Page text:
Plymouth County

Sgt. Joseph L. Boyle

 

 

 

SGT. JOSEPH BOYLE KILLED IN ACTION ON FIGHTING LINE
Parents Notified By Secretary of War Department

Mr. and Mrs. P. J. Boyle, residing 306 Fifth Avenue S.W., received a telegram Wednesday night from the War department, announcing that their son, Sergeant Joseph L. Boyle had been killed in action May 29, while fighting in Italy. The telegram read:

“The secretary of war desires that I tender his deep sympathy to you in the loss of your son, Sgt. Joseph L. Boyle, who was previously reported missing in action. Report now received states that he was killed in action May 29 in Italy. Letter follows, Ulio, the adjutant general.”

Mr. and Mrs. Boyle received a telegram June 21 from the War department stating Sgt. Boyle was missing in action.

The last letters the Boyle family received from their son, Sgt. Boyle, were dated May 11 and May 18 from Anzio, and stated he was in good health. In one of the letters he told them that Jim Hardacre, another LeMars soldier, was with him at Anzio.

The day before the Boyle family received their first telegram announcing that their son was “missing in action” they received a letter from another son, Edward, who is fighting in Itlay, saying Joseph had succumbed to wounds. In his letter Edward Boyle said he had been given permission to go over to Company K quarters to see if he could get any personal belongings of his brother, but could not find a trace of them.

The Boyle family has two other sons in the service. Owen Boyle, carpenter’s mate third class in the navy, is stationed at Portland, Oregon, and Thomas Boyle is a naval petty officer somewhere in the Pacific.

Sergeant Joseph L. Boyle was a member of Company K of LeMars when war broke out and went to Camp Claiborne, La., with the first contingent in March 1941, and was transferred from there to Camp Dix, N.Y., and went overseas to Ireland and England for several months before going to the fighting line in North Africa and then to Italy. When in Ireland he was transferred to Company F and in March of this year was transferred back to Company K.

He was born in LeMars, March 28, 1913, and attended school here. He is survived by his parents, Mr. and Mrs. P. J. Boyle, of LeMars; three sisters, Mrs. Ray Wiese of Westfield, Alice and Arabella at home; and seven brothers, Owen of Portland, Oregon, Charles of Englewood, Calif., Thomas serving in the navy the past eight years, Clarence of Istrouma, La., Pvt. Edward Boyle serving in Italy, Francis and William at home.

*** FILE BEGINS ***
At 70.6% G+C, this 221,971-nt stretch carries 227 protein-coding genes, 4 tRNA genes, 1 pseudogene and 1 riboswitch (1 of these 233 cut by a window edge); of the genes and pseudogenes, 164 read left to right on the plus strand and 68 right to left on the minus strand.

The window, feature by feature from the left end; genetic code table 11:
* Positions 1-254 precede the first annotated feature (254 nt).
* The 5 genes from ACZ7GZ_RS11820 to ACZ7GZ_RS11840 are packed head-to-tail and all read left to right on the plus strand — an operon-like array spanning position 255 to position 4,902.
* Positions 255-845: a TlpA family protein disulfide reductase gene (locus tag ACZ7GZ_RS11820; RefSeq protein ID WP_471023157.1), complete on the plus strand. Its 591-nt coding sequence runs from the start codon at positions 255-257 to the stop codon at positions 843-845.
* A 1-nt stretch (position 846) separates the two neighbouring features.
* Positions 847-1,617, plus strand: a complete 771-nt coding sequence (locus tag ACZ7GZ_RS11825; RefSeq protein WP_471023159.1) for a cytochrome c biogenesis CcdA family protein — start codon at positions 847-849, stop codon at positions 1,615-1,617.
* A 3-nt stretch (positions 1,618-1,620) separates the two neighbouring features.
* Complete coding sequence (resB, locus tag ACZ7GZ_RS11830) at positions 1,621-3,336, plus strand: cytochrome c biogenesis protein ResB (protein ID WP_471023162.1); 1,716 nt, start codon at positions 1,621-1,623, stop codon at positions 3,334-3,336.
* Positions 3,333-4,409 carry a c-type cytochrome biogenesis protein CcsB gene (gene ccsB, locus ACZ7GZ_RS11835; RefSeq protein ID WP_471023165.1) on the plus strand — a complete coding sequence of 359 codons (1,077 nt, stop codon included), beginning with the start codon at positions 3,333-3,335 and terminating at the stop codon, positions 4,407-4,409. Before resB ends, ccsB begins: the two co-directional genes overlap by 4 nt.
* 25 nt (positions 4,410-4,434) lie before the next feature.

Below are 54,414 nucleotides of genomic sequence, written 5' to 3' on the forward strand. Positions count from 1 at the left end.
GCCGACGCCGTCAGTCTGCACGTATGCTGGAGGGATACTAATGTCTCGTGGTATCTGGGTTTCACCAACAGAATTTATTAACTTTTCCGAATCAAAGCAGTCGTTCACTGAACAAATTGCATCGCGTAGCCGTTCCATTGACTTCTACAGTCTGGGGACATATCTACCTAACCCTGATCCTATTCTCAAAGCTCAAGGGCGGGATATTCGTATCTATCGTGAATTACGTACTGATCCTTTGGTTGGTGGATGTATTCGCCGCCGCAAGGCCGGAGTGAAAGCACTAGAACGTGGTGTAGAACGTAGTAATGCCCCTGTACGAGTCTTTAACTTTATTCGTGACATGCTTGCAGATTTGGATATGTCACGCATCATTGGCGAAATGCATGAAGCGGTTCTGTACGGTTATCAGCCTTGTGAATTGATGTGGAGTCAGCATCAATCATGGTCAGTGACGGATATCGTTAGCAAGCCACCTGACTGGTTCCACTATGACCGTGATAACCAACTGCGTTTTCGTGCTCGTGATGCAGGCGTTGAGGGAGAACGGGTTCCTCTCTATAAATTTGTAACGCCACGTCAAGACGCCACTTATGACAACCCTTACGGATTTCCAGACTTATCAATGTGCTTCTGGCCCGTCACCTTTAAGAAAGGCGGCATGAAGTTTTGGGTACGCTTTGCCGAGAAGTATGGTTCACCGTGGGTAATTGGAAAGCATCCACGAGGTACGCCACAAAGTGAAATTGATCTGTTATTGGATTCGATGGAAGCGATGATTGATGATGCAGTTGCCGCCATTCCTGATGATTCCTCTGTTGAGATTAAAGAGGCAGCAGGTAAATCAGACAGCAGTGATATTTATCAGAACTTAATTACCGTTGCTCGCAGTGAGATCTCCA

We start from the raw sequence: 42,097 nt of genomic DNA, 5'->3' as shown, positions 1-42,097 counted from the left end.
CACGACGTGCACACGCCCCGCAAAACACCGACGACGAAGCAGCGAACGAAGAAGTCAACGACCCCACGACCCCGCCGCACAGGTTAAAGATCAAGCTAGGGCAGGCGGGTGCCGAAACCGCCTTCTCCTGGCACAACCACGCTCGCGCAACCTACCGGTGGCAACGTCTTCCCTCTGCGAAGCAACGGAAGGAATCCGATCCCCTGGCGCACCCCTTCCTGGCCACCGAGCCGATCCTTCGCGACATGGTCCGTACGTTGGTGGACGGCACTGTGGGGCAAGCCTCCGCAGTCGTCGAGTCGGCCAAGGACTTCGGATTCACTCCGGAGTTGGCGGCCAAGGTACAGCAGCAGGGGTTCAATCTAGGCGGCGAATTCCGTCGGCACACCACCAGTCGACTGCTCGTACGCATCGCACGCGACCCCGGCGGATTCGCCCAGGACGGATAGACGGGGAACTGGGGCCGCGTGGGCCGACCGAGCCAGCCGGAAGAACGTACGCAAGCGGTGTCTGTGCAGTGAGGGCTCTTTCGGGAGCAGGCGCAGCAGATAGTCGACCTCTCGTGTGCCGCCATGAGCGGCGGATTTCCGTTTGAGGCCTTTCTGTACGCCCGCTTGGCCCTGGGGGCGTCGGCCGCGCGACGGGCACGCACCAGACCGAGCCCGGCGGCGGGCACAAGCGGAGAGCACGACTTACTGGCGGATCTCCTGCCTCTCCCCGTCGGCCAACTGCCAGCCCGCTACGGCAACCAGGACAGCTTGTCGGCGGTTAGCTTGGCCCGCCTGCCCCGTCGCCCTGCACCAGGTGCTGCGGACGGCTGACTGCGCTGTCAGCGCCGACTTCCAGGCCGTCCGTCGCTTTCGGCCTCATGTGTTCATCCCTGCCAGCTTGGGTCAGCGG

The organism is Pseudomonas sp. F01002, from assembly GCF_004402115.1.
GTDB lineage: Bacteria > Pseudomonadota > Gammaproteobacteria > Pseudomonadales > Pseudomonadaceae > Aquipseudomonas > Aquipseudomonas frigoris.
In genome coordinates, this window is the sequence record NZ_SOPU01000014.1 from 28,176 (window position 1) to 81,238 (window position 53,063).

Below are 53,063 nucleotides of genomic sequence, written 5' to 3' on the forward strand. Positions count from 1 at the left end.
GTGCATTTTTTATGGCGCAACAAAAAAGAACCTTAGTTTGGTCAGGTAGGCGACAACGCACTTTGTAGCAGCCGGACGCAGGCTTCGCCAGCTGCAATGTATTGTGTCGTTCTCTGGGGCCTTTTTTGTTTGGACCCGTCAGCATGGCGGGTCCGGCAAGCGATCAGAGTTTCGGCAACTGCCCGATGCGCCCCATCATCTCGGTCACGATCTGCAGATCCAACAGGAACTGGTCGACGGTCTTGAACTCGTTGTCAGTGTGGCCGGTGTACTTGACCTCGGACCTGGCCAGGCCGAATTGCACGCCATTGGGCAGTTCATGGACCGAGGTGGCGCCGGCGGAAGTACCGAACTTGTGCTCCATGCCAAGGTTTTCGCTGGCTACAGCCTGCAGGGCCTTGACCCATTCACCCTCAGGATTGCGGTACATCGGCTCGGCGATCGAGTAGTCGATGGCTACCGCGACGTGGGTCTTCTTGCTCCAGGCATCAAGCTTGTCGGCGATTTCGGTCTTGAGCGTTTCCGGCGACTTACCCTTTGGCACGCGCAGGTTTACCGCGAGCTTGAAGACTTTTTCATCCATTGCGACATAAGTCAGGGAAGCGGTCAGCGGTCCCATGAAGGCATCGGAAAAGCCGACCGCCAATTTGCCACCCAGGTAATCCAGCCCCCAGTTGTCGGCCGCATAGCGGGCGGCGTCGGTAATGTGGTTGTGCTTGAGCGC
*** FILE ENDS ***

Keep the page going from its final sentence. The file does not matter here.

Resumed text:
Source: LeMars Semi-Weekly Sentinel, July 11, 1944


MEMORIAL SERVICES FOR SERGEANT L. BOYLE TO BE HELD JULY 27

Memorial services will be held for Sergeant Joseph L. Boyle, at St. James church in this city Thursday morning, July 27, at 8 o’clock. The services will be held in charge of Rev. W.B. Bauer. Members of the American Legion and soldiers and sailors on leave will attend the services.

Sergeant Boyle, a son of Mr. and Mrs. T. J. Boyle, was killed in action, May 29, while fighting in Italy. He was a member of Company K and in March, 1941, went with the company to Camp Claiborne, La., and was in England and Ireland for several months before going to the fighting line in North Africa and then to Italy.

Source: LeMars Semi-Weekly Sentinel, July 21, 1944


HONOR MEMORY OF TWO SOLDIERS
Services for Sgt. Boyle and Pvt. Kettler

Memorial services will be held at St. James church in this city Thursday morning, July 27, at 9 o’clock for Sergeant Joseph L. Boyle and Private Walter Kettler, who died while fighting for their country in Italy. The services will be held in charge of Rev. W.B. Bauer, Members of Company D., members of the American Legion and soldiers and sailors on leave will attend the services.

Sergeant Boyle, son of Mr. and Mrs. P.J. Boyle of this city, was killed in action May 29, while fighting in Italy. He was a member of Company K and in March 1941, went with the company to Camp Claiborne, La., and was in England and Ireland for several months before going to the fighting line in North Africa and then to Italy. He was 31 years of age.

Private Walter Kettler, son of Mr. and Mrs. Leo J. Kettler of LeMars, was killed in action May 29, while on the front fighting near Rome, Italy. He was born March 28, 1919, at Alton and came to LeMars when a boy. He was a member of Company K, LeMars, and went with the company to Camp Claiborne, La., and was ordered to Ireland in 1942 and then to the front line.

Source: LeMars Semi-Weekly Sentinel, July 25, 1944